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(Requirements for a CISSP Certification) CISSP Certification Requirements An Introduction To The 8 Security Domains

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By: Charles Owen-Jackson

September 8, 2021

CISSP certification requirements: An introduction to the 8 security domains

The CISSP framework encompasses information security topics across eight domains that security professionals face in their day-to-day jobs.

Earning a CISSP accreditation requires candidates to develop a broad knowledge across eight cybersecurity control categories. The ISC2, which is responsible for providing and maintaining certifications, rigorously reviews the study materials and exam content on a regular basis to reflect the most persistent challenges that today’s cybersecurity professionals face. The most recent refresh became effective on May 1, 2021. While the eight control categories are broadly the same as before, there are some important differences, thus highlighting the reasons why candidates must use up-to-date study materials.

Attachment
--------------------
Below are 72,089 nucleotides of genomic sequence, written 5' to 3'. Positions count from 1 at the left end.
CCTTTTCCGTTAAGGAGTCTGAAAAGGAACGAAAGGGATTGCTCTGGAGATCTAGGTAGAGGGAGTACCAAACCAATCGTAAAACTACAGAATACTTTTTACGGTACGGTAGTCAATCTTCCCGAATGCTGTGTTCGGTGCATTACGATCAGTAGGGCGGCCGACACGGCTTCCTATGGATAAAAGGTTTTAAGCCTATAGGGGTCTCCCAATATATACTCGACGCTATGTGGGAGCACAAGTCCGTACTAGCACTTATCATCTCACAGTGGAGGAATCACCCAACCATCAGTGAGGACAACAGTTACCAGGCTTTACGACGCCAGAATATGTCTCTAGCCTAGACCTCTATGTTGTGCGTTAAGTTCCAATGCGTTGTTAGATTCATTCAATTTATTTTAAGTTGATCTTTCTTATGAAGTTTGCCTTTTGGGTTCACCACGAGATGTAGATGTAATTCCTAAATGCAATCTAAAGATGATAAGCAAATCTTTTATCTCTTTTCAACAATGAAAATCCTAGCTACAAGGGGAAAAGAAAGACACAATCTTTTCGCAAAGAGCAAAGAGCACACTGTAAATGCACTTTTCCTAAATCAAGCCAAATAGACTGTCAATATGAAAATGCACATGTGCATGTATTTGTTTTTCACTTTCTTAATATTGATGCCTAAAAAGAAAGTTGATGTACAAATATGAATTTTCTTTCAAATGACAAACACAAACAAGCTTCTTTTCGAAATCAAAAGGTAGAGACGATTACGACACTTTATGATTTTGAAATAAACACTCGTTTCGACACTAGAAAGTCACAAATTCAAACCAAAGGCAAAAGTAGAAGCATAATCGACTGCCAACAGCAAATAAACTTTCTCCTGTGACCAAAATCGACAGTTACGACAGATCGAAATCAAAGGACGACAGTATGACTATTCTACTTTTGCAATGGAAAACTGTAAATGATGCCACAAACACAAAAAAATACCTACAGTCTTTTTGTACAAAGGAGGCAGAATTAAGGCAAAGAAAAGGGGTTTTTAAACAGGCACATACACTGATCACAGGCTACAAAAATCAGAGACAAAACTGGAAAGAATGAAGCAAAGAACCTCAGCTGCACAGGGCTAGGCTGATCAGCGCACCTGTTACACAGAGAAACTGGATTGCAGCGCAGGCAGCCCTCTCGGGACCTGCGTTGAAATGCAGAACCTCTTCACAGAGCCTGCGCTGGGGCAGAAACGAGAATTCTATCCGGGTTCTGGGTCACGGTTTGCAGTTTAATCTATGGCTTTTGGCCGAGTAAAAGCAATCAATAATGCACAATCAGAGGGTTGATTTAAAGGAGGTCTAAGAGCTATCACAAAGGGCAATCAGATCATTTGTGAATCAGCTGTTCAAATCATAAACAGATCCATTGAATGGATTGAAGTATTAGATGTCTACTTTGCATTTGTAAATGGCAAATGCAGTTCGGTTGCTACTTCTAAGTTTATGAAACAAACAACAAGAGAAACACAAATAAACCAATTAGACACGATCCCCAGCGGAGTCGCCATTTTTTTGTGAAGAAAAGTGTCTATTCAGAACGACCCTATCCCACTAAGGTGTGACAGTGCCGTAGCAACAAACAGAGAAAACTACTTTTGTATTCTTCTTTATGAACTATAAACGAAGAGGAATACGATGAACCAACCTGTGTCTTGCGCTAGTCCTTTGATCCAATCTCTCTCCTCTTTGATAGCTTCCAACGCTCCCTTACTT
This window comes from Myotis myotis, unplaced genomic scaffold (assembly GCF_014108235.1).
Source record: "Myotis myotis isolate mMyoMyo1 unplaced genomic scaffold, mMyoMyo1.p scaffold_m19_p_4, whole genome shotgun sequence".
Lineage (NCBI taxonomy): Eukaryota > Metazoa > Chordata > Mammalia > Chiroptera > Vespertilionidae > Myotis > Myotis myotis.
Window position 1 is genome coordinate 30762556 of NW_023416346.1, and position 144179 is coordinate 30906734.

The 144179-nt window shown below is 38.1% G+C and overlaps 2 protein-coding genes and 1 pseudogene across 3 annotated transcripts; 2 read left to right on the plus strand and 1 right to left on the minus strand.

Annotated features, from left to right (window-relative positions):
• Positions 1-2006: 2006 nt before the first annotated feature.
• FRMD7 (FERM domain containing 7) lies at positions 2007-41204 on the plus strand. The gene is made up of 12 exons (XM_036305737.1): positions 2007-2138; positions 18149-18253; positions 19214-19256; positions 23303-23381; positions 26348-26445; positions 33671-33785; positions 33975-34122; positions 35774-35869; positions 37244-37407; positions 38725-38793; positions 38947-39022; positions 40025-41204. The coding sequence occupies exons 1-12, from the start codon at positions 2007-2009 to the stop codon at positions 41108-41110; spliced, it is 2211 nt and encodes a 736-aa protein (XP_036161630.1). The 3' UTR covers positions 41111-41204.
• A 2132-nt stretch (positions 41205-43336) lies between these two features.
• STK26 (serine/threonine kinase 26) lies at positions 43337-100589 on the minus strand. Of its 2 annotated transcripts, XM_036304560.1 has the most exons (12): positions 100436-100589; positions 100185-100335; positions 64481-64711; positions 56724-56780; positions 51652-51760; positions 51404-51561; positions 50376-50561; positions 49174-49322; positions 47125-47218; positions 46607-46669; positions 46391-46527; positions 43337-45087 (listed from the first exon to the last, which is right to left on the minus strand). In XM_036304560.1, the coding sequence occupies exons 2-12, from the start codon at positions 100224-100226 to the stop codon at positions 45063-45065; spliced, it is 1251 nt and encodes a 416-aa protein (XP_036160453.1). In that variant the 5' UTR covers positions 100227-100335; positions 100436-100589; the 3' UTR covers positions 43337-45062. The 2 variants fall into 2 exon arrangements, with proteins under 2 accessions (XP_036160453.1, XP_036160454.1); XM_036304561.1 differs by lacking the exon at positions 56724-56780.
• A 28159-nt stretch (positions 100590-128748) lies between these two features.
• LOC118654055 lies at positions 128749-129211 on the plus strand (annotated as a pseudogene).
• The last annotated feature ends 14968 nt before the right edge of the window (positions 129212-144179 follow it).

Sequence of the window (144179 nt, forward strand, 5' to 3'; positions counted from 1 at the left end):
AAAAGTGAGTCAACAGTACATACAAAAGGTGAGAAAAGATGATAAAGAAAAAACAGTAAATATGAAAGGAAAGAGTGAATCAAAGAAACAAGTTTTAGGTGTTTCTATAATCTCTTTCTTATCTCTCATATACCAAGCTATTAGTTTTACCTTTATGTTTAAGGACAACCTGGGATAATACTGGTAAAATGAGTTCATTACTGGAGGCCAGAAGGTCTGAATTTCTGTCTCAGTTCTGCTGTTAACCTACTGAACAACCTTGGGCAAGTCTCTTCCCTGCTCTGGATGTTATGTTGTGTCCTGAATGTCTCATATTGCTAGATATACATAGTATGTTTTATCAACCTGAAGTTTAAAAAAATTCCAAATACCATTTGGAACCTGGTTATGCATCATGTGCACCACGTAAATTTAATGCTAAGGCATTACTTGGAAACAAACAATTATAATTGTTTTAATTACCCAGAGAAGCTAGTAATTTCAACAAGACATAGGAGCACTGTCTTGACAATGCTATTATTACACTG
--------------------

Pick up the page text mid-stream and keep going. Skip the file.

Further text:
Here are the following control domains candidates need to familiarize themselves with:

#1. Security and Risk Management

Security and risk management focuses on key security concepts and methodologies rather than technical controls alone. It makes up 15% of the CISSP exam content and serves as an introduction to the leadership and decision-making roles of CISSP certification holders. Candidates will be evaluated on areas such as security best practices and procedures and the implementation of security awareness programs. As the domain title suggests, it also covers risk-management processes, such as business continuity planning, threat modeling, and investigatory procedures. The recent refresh incorporates supply chain risk management (SCRM) concepts, an essential addition given the rapid rise of supply chain attacks.

#2. Asset Security

Encompassing 10% of the CISSP exam content, the asset security domain addresses issues and challenges around data collection, storage, retention, and destruction. It begins by introducing the roles of data owners, controllers, and custodians and the data protection methods that need to be applied throughout the data lifecycle. The latest refresh now covers the secure provisioning of resources in the age of cloud and mobile computing. Asset retention has also been expanded to cover the correct procedures for decommissioning assets at the end of their support lifecycles.